“What we may be witnessing is not just the end of the cold war, or the passing of a particular period of post-war history, but the end of history as such: that is, the endpoint of mankind’s ideological evolution and the universalisation of Western liberal democracy as the final form of human government.” (Francis Fukuyama)
Since the end of the cold war, Liberal democracy as we know it has been almost universally championed as the ideal endpoint for all nation states. Colonising nations engineered their colonies to mimic this form of government under the notion that it is somehow more civilised, more ‘modern’ than anything these countries previously had. In truth, the ‘modernity’ of nation-states and Liberal Democracy is an idea that was profoundly and deliberately manufactured by imperialism, partly to justify it.
Nowadays, the model is still championed, but Britain and the USA’s reaction to revolts in the Middle-East highlight contradictions within. We celebrate, on moral and ethical grounds, the liberation of the people, the triumph of democratic values, yet for years and years we have courted dictators and tyrants for economic benefit. Throughout history, Britain’s foreign policy credentials in terms of morality are shockingly low. How can we continue to maintain this paradox? To pretend to promote and influence the adoption of liberal democracy abroad, and yet continue to embark on foreign policy initiatives that are – sometimes openly – not rooted in values or morality and undermining the pursuit of liberal democracy. Even worse, is the smugness we feel when watching the Egyptian revolution – they’re catching up with us; they’re realising what’s best. In fact, the struggle of the Egyptians was as much a struggle against the West’s economic support of Mubarak, as against the man himself (whether they realised it or not).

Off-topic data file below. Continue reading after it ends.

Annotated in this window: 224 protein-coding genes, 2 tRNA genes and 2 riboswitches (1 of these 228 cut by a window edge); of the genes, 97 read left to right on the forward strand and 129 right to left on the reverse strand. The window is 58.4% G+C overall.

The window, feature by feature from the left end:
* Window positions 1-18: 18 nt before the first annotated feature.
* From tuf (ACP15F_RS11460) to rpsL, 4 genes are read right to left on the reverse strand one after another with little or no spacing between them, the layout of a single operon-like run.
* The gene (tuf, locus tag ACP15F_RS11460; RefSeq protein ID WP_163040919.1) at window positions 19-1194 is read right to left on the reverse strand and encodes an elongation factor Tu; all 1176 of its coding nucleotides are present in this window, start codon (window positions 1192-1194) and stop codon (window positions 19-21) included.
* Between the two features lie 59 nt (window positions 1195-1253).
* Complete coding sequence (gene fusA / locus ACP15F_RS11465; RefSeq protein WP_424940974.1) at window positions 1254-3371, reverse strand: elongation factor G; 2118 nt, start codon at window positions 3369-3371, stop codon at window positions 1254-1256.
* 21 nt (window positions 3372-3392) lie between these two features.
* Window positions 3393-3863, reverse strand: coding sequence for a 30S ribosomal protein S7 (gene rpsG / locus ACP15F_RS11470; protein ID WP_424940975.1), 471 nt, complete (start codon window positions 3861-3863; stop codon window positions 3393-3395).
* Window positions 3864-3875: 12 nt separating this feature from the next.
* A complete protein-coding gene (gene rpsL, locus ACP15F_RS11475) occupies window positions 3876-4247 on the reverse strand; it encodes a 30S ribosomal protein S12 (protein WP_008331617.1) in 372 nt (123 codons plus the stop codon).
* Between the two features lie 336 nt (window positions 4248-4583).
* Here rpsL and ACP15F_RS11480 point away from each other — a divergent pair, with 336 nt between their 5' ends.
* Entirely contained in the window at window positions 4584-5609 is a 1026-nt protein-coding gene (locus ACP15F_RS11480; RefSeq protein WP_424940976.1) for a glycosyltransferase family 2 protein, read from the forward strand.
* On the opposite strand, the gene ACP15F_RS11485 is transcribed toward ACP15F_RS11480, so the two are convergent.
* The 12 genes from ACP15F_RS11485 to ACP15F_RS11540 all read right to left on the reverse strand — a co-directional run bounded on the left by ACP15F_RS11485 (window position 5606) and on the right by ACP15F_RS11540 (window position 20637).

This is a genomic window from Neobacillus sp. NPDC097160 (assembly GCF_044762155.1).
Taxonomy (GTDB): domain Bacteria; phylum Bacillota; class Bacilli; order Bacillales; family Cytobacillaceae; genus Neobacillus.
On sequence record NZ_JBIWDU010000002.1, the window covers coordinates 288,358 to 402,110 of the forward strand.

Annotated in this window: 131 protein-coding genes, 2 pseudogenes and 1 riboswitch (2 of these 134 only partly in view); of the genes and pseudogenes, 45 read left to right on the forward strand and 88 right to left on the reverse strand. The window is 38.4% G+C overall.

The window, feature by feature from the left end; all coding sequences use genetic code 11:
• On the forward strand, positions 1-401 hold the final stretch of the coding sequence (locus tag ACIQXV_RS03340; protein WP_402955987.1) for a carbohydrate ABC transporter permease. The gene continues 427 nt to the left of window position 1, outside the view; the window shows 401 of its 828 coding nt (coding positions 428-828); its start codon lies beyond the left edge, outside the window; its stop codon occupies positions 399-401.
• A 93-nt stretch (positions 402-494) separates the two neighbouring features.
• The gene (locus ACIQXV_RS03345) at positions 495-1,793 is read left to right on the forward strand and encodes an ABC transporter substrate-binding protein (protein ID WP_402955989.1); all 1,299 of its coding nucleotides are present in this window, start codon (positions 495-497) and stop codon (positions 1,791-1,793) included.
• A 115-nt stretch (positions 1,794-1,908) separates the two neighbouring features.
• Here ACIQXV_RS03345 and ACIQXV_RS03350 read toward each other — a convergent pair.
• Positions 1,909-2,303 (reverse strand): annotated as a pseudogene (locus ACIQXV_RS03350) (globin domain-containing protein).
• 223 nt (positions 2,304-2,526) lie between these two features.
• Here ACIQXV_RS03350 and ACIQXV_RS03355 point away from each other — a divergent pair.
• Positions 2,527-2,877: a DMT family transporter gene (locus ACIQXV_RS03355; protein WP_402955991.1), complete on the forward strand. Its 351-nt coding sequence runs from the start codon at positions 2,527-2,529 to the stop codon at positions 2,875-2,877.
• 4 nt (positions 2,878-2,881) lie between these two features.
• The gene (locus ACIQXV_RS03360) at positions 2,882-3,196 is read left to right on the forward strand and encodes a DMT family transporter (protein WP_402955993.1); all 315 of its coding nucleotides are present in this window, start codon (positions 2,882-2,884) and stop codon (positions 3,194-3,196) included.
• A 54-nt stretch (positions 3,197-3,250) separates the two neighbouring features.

Last week, David Cameron travelled around the Middle East shamelessly promoting the sale of British arms to the very governments who undermine every single aspect of ‘Liberal Democracy’. This example is only the latest of the hypocrisy that has defined British foreign policy for years under both Labour and Conservative governments – a hypocrisy that is rarely ever acknowledged by the mainstream press. Few people know of what happened to the small Island of Diego Garcia in 1966, under Harold Wilson’s Labour Government. There, the residents of the island, who had been there for generations, were forcibly evacuated from their homes in order to set the Island up as a military base for the USA. The inhabitants were given minimal help and many were left homeless and helpless. This incident was kept quiet from the British public and even from MPs for years. In light of this, maybe we ought to rethink the meaning of the word ‘democracy’ before we get on our high horse about it. The west’s approach to the Israel-Palestine conflict highlights further how self-interest takes precedence over morality in worldly affairs. Rarely is the daily suffering of Palestinians ever properly acknowledged by politicians, as British and American governments continue to supply arms to Israel.
Former foreign secretary Robin Cook once spoke not of “ethical foreign policy” but “a foreign policy with an ethical dimension.” This may seem like a shameless admission of self-interested foreign policy, but personally, I sometimes struggle to see where the “ethical” dimension comes in at all.